I had trouble with my car’s electrical system recently and as a result, all the presets on my radio got wiped out. I’m a habituated NPR listener, but on the drive home from work the other night, repeated pressing of the scan button took me to a local oldies station.
For me, the very notion of listening to “oldies” by choice goes contrary to biases formed in my youth. When I was in college, back in the 1980s, it was Very Important To Hate Almost Everything. I remember a grimly earnest discussion with a bartender during that time, wherein I disparaged the state of popular music and commercial radio. My contention was that any kind of music mainstream enough to get airplay on a commercial station should be automatically dismissed, as unworthy of serious consideration. For some reason he felt this was an extreme position. Before I left that night, I wrote down a list of German industrial bands on a napkin for him. I’m sure I changed his life.
To get to the point: the song that persuaded me to stop stabbing at the scan button was “Country Roads” by John Denver. It’s actually a pretty good song. I was even singing along a bit. The refrain is good for trying out your skills at harmony.
Much of what I once loved I’m now bored with; many things I hated I now love. Most likely this has something to do with being 51 years old. Beware, young hipsters, this will probably happen to you someday, too.
Today, I’m writing about music. Not film, not even film music: just music. Putting some random in Random Blood Polka. This may happen here from time to time.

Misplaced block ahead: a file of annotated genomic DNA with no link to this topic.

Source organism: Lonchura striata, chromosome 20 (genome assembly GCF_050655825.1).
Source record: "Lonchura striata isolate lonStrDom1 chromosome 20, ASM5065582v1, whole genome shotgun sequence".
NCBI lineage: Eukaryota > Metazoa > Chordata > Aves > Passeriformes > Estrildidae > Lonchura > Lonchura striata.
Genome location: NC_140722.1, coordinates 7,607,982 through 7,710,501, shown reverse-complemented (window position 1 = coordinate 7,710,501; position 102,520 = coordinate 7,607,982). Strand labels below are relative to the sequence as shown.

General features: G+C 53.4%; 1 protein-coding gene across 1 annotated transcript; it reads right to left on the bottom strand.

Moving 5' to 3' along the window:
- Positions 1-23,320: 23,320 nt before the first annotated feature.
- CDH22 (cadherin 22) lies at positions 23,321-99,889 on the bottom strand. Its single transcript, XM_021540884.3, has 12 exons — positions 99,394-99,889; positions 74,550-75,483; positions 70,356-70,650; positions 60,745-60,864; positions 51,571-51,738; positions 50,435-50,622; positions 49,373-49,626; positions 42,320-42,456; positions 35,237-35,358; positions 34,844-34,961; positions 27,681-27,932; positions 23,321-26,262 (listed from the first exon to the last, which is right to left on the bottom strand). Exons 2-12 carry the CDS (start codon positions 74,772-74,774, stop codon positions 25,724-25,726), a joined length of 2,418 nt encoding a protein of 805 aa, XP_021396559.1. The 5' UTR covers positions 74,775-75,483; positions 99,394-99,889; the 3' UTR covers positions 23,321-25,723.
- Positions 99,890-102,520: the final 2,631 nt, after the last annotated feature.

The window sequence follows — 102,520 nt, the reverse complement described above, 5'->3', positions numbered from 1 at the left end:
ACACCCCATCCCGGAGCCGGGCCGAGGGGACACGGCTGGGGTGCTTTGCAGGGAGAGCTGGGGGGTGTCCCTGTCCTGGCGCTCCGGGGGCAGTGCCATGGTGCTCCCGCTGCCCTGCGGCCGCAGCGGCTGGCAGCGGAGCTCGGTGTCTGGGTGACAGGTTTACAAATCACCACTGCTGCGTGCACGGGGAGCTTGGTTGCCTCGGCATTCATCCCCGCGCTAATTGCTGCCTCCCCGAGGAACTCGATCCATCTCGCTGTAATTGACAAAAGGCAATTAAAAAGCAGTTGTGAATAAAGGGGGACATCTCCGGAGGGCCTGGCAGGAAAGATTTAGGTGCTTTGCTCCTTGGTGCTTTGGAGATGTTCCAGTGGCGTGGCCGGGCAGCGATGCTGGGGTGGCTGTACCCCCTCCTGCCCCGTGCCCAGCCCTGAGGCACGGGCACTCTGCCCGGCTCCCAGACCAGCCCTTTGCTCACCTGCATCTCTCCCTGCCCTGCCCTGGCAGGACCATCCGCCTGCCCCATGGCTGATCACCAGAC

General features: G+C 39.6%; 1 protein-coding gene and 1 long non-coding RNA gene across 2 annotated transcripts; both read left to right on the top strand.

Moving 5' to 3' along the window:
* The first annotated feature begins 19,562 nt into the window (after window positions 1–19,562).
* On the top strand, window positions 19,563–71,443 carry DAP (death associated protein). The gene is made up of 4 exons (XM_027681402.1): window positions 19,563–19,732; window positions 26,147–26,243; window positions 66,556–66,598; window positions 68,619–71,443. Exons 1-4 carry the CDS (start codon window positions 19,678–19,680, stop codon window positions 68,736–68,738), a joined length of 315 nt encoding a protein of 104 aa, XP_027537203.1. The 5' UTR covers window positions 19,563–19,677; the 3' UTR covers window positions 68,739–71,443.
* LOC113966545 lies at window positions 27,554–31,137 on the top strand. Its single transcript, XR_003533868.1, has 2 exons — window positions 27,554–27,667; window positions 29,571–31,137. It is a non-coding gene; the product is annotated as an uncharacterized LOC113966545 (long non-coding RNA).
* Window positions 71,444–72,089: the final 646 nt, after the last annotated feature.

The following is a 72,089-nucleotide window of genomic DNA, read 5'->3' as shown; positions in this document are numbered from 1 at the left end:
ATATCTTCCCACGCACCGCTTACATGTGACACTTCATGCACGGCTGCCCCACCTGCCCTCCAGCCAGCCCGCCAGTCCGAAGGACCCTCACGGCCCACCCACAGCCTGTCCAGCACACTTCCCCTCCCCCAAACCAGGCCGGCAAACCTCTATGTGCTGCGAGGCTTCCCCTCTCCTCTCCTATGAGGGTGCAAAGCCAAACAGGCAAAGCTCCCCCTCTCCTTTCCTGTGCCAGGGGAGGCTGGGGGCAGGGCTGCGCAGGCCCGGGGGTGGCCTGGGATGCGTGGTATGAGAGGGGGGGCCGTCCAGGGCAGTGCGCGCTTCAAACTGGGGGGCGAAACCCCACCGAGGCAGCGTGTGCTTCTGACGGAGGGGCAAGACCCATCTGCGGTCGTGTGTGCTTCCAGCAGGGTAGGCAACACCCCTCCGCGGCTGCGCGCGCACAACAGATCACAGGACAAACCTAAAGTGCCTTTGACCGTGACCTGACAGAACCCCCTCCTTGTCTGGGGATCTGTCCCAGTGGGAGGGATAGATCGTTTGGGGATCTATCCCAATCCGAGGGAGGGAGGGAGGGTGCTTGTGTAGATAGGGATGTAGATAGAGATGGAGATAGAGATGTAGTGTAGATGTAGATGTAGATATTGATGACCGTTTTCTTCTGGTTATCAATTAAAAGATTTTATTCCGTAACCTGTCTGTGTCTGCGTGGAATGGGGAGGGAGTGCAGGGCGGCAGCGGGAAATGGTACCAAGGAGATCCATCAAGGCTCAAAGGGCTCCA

Speaking of time, I used to have lots more of it. I used to have a working turntable, too. (And long, flowing hair. But I digress.) In those carefree days you’d often find me prowling thrift stores or garage sales for old, weird vinyl.
Of the many treasures and oddities I brought home, I’ve never gotten more plays or more pleasure from any LP than Party in Rio.
“South America take it away! Dolores Ventura’s piano swings and sways with the lush strings of the Carnival Orchestra in a program of Latin American hits… sambas, tangos, boleros and rhumbas to se the mood for a Party in Rio.“ –from the back cover.
I love this thing. It’s 100% instrumental, just the way I like it. The arrangments (including a great version of Miserlou) are all ladled with soaring strings and plenty of reverb for mid-Century American ears. And Dolores pounds the heck out of the ivories. There are places where someone in the recording studio is potting the rhythm tracks up and down with a pretty heavy hand, but that adds to the charm.
Over the years I’ve tried a few times to find out more about Dolores, but there’s very little information online. I have learned that she was married to a British composer named Ivor Slaney, whose work included songs and score for a children’s television show I used to enjoy called Here Come the Doubledeckers (which you may remember if you, like me, grew up in the 1970s). My most recent sweep of the internet also revealed the sad news that she died in a nursing home in Hampshire, UK, on September 20 of this year. Here’s to you, Dolores.